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by Michael Shapiro | March 7, 2011

In theory, mobile charging stations are a fantastic idea at events. Attendees are desperate for power sources, and wall outlets have plenty of disadvantages -- principally, that many attendees aren't toting their chargers around, and there are never enough electrical outlets to go around anyway. Charging stations promise convenience, the possibility of shorter powering-up times and, with some units, even an excellent opportunity for sponsorship.
 
In practice, however, things may not go so smoothly. I've yet to use a station at a conference that actually worked for me. At a recent industry gathering, I tried powering up my nearly dead iPod touch, to no avail. The charger wasn't compatible with the unit, despite the fact that the plug fit correctly — because my iPod was last year's model, perhaps? Tough to say, but it's fair to conclude that technological compatibility is one of the biggest challenges these stations face. There are a whole lot of different mobile devices out there, and not all of them were purchased in the last couple of months.
 
Beyond the technology, though, there's a whole mess of considerations. And a mess was pretty much what that recent scene was, with the charging station sitting in a high-traffic hallway. The station was packed with attendees desperate to juice up their phones, with nowhere for them to go -- thereby creating a real bottleneck between sessions. (A number of fellow energy-seekers told me the machine didn't seem to be working for them either, but other attendees appeared to be accomplishing their goal.)
 
Overall, though, no one seemed too terribly upset. Fortunately for meeting organizers, charging stations are still a bit of a novelty. Just the fact they're present leaves many attendees feeling cared for. So now's really the time to experiment, and to develop best practices. I was mulling this over Friday morning when I saw a post on the MeCo forums from a meeting coordinator (Stacey Deak) seeking advice and best practices on this subject. The only advice she'd received thus far was sent directly by Beth Cooper-Zobott, director of conference services for Equity Residential. She and the original poster were kind enough to share these tips. They apply to a collection of electrical outlets rather than a dedicated charging machine -- thereby avoiding the compatibility hassle -- but many of the considerations are the same:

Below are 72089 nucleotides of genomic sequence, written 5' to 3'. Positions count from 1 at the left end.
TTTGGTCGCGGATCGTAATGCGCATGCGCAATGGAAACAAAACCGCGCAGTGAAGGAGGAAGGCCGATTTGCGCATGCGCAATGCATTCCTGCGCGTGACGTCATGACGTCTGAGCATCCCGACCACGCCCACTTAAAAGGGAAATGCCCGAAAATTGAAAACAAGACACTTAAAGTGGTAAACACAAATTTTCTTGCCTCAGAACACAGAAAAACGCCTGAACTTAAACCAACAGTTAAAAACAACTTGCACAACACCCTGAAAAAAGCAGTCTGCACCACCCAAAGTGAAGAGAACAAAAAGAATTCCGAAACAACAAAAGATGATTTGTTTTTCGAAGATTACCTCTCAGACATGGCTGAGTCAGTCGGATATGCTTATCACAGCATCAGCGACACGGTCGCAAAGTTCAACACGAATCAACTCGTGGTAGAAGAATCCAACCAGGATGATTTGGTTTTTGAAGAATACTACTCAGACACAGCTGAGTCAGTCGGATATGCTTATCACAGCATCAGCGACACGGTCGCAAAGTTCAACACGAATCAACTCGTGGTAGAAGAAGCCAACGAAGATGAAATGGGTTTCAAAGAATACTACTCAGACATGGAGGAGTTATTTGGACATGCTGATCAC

1.  Make sure that you have security (one of your meeting's team members or another person) monitoring the area.  They cannot step away for a break or to help someone else, in case attendees are not keeping a close eye on their devices.
2.  The best place for charging stations is in your general session space, because people don't want to be too far away from their phones.
3.  Have some way of identifying each phone when the person uses the station: Think about having slips of paper (similar to those used by the airlines for luggage) that the person can slip around their phone cord to identify it easily, because lots of phones look alike.
4.  Have a reminder poster/notice to turn off the phone's ringer so that it doesn't interrupt a presentation (if in a session) or ring nonstop if the owner steps away.
5.  Consider providing spare cords/chargers for common phones, in case attendees don't have theirs.
 
I think the general session tip is a particularly good one, and I would add that stations should be available anywhere people are working and/or socializing: a networking lounge, the press room, speaker lounge and staff office for starters. I understand Concur set up a lounge area around a charging station at a recent conference, which I think is a great idea. Give people room to wait and socialize while they're charging up. Feel free to leave more tips here in the comments section.